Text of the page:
Seven years ago, we moved away.
We had to move. I had lost my job: more precisely: I had been removed from it, and at the same time, my wife and children found that most of their friends had been taken away from them. (You may read more about that chapter here.) We had to go. I had to find another job, and I didn’t have long to do it.
I did find another job, and we knew we needed to leave, but leaving was hard. We were not in the place emotionally to move on: we were just moving away, and pretty much against our will at that. For me, it was a necessity: if we stayed, there would be no food on the table and no roof over our heads. For the children, it was leaving behind friends, schools, piano lessons, violin lessons, dance lessons, and summer camp (none of which they’ve ever been able to do since, because we couldn’t afford it anymore). It meant leaving the place where they were born and the only home they’d ever known. We tried to keep things as “normal” as possible for them until the very last. As a matter of fact, we could not bear to pack up their playthings, to the point that when moving day came, their playroom had not even been packed at all, and we ended up leaving everything as it was, with toys all over the floor. We came back a couple of weeks later (a friend of mine had bought our house to make it easier on us to move and gave us some time to do any last-minute things before he resold it) and packed the playroom, but even then we just threw things in boxes and got out of there. It was too painful to stay for long, or to take the time to go through their things.
When we arrived here, we rented a mini-storage unit for those things and some other things we didn’t have a place for (our rental house here has no attic and no closet space to speak of). For seven years we’ve paid rent on that mini-storage unit. The other day, we borrowed a pickup truck and went to the storage unit to clean it out. It was very hard going through some of those boxes, mainly because of the playroom items. They were reminders of my children’s lives before they were so abruptly uprooted. Some of those things I know they would have enjoyed after we moved, and others I know their younger siblings would have enjoyed discovering. But we had not been ready to move on: we were just being forced to move away. Looking into those boxes was almost like looking at someone else’s life: the life our children had before we had to move away was so different. If we had simply moved on from that place, I’m sure I’d look back on it fondly. As it is, I look back on it and grieve that it was ripped away from us, and from them. I grieve for what they had to leave behind, through no fault of their own.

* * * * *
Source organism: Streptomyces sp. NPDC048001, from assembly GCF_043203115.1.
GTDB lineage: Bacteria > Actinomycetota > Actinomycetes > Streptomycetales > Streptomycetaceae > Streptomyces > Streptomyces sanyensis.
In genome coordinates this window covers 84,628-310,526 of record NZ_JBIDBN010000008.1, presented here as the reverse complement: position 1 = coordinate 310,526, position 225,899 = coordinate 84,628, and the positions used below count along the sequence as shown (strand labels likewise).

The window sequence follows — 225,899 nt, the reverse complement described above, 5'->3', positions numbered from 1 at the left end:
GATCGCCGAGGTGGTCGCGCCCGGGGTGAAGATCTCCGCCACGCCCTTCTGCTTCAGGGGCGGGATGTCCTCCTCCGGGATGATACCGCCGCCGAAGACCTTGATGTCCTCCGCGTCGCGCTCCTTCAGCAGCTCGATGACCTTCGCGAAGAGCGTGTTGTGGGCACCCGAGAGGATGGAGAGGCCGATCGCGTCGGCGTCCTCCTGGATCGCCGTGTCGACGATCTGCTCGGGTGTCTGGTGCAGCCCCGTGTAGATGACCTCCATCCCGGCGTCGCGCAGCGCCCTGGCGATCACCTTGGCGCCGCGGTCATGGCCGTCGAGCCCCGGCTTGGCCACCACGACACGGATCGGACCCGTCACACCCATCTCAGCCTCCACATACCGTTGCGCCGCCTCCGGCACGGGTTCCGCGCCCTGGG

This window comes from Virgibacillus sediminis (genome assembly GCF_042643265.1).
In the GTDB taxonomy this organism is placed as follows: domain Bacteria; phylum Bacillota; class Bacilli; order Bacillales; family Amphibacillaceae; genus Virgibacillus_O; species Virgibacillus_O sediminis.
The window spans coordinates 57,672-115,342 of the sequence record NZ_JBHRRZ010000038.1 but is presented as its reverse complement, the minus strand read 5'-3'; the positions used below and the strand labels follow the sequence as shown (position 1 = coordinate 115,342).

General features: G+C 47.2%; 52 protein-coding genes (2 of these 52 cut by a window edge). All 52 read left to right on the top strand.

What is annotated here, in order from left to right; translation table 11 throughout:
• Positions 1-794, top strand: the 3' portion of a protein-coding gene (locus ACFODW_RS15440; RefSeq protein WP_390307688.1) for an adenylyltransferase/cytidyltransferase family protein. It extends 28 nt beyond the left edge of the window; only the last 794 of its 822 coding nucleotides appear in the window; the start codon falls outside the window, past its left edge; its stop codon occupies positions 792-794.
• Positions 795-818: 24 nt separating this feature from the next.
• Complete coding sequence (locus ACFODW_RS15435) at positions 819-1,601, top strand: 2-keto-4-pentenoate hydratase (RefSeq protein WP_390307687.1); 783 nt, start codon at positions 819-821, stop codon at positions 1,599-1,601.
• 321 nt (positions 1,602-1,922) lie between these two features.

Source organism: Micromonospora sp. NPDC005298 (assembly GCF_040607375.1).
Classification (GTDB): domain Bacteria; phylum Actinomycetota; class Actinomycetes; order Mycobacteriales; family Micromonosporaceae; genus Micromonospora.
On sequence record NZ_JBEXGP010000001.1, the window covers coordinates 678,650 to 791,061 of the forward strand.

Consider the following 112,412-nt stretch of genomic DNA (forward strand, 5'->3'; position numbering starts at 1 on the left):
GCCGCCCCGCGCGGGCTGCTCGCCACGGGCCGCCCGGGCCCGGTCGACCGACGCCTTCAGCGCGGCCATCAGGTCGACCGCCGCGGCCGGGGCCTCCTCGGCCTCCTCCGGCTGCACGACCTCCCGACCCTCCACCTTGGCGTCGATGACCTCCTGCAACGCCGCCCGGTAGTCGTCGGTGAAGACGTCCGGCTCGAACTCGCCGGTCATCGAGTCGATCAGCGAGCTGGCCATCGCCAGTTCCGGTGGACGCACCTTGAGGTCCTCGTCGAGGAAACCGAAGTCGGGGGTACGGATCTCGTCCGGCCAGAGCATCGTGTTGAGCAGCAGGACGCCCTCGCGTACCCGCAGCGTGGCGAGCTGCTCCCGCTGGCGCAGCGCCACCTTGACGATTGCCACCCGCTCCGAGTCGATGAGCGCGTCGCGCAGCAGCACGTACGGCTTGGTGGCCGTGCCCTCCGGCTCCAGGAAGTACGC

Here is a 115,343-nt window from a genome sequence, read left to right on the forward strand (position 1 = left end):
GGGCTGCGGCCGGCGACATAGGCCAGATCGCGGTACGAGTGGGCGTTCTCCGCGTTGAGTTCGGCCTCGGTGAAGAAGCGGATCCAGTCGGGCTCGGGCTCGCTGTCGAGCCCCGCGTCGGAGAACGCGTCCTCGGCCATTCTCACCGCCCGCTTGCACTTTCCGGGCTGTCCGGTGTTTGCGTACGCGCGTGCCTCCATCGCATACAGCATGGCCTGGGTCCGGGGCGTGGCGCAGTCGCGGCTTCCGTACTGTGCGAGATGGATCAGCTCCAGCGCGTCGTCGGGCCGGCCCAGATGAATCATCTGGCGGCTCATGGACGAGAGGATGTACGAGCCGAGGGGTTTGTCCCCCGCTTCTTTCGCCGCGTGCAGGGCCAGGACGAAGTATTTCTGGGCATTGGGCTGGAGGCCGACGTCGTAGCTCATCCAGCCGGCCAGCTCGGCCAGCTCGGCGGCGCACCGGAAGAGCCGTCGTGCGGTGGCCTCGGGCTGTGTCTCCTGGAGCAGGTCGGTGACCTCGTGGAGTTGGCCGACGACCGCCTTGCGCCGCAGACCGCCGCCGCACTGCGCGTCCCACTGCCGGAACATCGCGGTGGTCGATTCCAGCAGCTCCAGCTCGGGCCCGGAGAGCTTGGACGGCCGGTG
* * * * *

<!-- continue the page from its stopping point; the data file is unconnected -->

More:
This time, we’re not moving away: we’re moving on. Yes, we will miss many people here. We’ve made some dear friends over these seven years. Some have moved on themselves, but others are still here and are sad that we are going. We are sad that we won’t see them anymore. But we’re moving on. We’ve sorted through the baggage–literally–from the last move, and we’re moving on. We took many things to a local mission to donate, many others to the dumpster, and some things back home (including some long-lost favorites among our LPs, which we are determined to convert to audio files!). Today, we took down the now-rusty swing set in the back yard and discarded it. The youngest shed a few tears as he saw me take it down, but his older brother (7) comforted him by saying, “Maybe we’ll get a better one at the new house” to which the youngest replied, “Yeah, I want a TIRE swing, Papa!” We’ve thrown away lots of magazines and worn or torn clothes, and we’ve donated outgrown clothes, toys, bikes, etc. There is still more to do. I spent a good portion of the evening matching dust jackets to children’s books and sorting the books by type. I don’t want this move to be a “throw stuff in boxes” affair, because we’re not being “run out of town” this time: we’re just moving on.
Moving is a huge pain, no matter what. But when you’re moving on instead of having to move away, it’s a different kind of pain. I wish, seven years ago, I had been able to think of our move as moving on instead of moving away, but I couldn’t. The pain was too much: the hurt was too deep. I know that this has colored my experience here, and I am sorrowful for that. I am grateful for those who tried to understand and who were very patient with me as I tried–as we all tried–to heal. We have, I think, for the most part. And we’re getting ready to move on.